If you haven’t seen it yet, the latest issue of Field and Stream features female hunter Mia Anstine on the cover.
I was really excited to see this. Mia’s blog was one of the first blogs I found when I was getting into hunting so it’s great seeing her gracing the cover. Plus, there are 10 other women making a difference in the outdoors inside the issue!
Did you know there have only been 3 women on the cover of Field and Stream in the history of the magazine? The first, Queen Elizabeth in 1976. The second, Eva Shockey in 2014. And now the third, Mia Anstine in 2016. While it’s small number, I’m glad it only took years for this to happen again instead of decades.
Representation is so important. Seeing a magazine full of strong women in the outdoors makes me really happy. When I was younger, I never saw hunting as something I could do. Field and Stream magazines were always around the house growing up, but I never saw a woman on the cover. I never looked at the magazine and thought, “hey, that could be me one day!”
Now, no one ever said I couldn’t hunt when I was younger. Not even my dad or brothers said I couldn’t join them. I just didn’t know any women who hunted nor had I seen a picture of a female hunting so it seemed off limits to me. Now this doesn’t mean I grew up a girly girl either. At my brother’s wedding last month, his best friend even told people there, “You wouldn’t believe how much of a tomboy Jen used to be growing up!”
Looking back on it, I wanted to be a lot of female characters I saw. I loved the Teenage Mutant Ninja Turtles and wanted to be April O’Neil. I always chose Sonya when playing Mortal Kombat on Sega because she was my favorite from the movie. I loved Sam on the sitcom Step By Step because she worked on cars and was also a tomboy. Do you see where I’m going here? In movies and shows, some geared for boys, I always identified with the women. I’m sure there’s a fancy psychological term and explanation behind that but that’s out of my realm of expertise. What I do know is the females that young girls see in media are important.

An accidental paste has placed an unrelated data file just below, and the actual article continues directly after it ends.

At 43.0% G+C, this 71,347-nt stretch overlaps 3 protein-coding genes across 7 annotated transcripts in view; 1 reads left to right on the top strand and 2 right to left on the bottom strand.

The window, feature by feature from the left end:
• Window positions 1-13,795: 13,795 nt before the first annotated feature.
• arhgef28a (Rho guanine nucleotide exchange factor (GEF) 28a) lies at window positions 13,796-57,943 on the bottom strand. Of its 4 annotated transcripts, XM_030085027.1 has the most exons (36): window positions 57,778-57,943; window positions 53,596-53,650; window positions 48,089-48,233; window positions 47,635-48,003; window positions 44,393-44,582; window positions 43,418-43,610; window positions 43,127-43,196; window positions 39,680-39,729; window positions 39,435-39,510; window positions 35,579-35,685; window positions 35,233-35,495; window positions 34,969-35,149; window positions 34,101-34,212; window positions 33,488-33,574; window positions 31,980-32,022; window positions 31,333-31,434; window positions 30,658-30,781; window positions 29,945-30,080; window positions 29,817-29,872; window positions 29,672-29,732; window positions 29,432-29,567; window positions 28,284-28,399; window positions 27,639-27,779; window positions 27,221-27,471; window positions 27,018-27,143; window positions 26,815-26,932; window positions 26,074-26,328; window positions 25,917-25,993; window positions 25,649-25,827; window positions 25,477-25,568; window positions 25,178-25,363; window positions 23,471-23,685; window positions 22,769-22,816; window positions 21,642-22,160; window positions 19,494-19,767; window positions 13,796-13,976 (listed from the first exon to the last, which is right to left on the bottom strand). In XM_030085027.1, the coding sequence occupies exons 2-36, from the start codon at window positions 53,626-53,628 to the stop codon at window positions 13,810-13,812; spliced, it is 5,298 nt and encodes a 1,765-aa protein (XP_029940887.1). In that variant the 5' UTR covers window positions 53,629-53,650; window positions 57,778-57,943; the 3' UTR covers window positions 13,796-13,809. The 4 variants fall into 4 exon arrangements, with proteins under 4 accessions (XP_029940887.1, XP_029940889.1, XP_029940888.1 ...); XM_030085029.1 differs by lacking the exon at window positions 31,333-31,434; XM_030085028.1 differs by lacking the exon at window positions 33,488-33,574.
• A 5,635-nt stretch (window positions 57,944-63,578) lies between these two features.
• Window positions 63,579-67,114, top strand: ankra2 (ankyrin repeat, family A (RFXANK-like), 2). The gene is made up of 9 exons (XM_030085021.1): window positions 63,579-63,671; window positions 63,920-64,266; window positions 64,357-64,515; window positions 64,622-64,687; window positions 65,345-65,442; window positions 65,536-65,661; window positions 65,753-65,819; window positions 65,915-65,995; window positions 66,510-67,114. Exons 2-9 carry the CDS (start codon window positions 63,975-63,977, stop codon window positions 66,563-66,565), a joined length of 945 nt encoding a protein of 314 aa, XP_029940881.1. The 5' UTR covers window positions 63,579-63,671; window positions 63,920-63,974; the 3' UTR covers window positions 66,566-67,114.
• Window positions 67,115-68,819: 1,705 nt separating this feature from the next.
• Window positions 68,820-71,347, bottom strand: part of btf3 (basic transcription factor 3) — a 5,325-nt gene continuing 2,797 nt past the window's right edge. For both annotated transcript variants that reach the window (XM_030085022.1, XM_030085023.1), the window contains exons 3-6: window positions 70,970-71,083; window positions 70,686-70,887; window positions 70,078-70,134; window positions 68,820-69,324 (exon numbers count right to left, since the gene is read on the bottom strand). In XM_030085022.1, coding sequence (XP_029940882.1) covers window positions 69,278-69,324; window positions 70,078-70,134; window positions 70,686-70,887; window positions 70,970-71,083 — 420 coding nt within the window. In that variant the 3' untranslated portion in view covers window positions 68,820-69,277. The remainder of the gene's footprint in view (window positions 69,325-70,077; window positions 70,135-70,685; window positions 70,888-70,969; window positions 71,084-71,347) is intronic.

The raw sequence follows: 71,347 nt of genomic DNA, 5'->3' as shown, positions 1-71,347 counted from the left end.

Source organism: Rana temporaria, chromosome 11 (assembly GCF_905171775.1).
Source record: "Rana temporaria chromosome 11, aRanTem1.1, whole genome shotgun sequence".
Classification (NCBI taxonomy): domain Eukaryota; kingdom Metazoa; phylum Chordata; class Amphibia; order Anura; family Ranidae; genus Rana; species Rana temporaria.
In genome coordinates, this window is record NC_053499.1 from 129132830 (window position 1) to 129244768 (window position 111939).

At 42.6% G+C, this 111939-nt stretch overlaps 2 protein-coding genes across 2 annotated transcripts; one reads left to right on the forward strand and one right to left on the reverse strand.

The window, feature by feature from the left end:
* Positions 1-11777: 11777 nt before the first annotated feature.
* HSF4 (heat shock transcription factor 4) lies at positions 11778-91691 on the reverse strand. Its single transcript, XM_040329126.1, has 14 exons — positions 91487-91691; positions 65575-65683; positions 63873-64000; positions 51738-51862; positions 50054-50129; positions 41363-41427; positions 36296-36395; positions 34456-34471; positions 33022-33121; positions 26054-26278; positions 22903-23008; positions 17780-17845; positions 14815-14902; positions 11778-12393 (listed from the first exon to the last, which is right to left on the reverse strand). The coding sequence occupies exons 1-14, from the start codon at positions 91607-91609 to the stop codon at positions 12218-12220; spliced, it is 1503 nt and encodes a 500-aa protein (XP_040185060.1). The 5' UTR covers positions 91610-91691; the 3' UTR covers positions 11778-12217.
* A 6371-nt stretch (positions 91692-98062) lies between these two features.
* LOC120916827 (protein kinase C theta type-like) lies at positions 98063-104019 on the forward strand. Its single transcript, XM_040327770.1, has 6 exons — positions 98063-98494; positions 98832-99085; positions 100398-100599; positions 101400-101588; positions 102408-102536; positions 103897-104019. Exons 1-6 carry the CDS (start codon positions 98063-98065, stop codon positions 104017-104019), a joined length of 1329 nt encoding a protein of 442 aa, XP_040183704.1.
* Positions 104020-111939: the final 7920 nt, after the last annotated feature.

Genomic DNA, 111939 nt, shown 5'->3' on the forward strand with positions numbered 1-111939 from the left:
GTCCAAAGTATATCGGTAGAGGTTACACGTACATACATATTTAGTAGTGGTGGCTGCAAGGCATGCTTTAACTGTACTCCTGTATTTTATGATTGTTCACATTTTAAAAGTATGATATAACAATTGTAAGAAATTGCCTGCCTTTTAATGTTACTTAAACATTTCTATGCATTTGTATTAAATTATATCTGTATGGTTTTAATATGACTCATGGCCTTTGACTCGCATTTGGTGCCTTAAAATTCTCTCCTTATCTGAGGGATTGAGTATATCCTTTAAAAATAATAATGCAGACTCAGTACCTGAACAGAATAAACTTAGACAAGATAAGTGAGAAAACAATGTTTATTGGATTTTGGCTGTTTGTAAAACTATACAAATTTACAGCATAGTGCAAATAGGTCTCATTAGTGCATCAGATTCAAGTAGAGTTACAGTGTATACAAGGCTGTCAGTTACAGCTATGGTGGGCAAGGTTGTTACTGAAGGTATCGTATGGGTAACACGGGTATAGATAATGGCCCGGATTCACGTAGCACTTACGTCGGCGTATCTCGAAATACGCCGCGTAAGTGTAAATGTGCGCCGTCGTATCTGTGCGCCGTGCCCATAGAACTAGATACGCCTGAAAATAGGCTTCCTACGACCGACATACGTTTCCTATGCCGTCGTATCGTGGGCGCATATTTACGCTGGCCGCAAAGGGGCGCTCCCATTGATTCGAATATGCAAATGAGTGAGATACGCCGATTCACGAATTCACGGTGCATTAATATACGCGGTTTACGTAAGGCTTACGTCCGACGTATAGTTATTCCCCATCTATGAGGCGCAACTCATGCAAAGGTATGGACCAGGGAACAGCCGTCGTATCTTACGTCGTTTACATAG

I often wonder what would’ve happened had I seen a woman on the cover of my dad’s hunting magazines. Would I have told my dad I wanted to be a girl like that one day? I guess I’ll never know. But I hope that there are little girls who have seen either Eva Shockey or Mia Anstine on the covers and told their parents they want to be like that one day.
That’s why representation is so important—all it takes is one picture to open a whole new world to a child and create a new passion. More and more women are being highlighted for their accomplishments in the outdoors and it’s amazing to see. I hope by the time I have kids, females being represented in the outdoors is the norm. Because I sure could’ve used it when I was a little girl.